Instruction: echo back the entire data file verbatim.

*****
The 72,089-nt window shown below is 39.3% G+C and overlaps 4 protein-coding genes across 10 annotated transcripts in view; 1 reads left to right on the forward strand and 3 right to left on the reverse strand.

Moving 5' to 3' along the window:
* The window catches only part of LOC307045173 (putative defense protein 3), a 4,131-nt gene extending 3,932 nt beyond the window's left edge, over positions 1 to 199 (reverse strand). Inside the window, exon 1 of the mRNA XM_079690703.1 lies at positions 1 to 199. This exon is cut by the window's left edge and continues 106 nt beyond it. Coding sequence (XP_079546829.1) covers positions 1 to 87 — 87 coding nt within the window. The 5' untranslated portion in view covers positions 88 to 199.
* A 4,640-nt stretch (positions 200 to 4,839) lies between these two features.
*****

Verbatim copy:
The 72,089-nt window shown below is 39.3% G+C and overlaps 4 protein-coding genes across 10 annotated transcripts in view; 1 reads left to right on the forward strand and 3 right to left on the reverse strand.

Moving 5' to 3' along the window:
* The window catches only part of LOC307045173 (putative defense protein 3), a 4,131-nt gene extending 3,932 nt beyond the window's left edge, over positions 1 to 199 (reverse strand). Inside the window, exon 1 of the mRNA XM_079690703.1 lies at positions 1 to 199. This exon is cut by the window's left edge and continues 106 nt beyond it. Coding sequence (XP_079546829.1) covers positions 1 to 87 — 87 coding nt within the window. The 5' untranslated portion in view covers positions 88 to 199.
* A 4,640-nt stretch (positions 200 to 4,839) lies between these two features.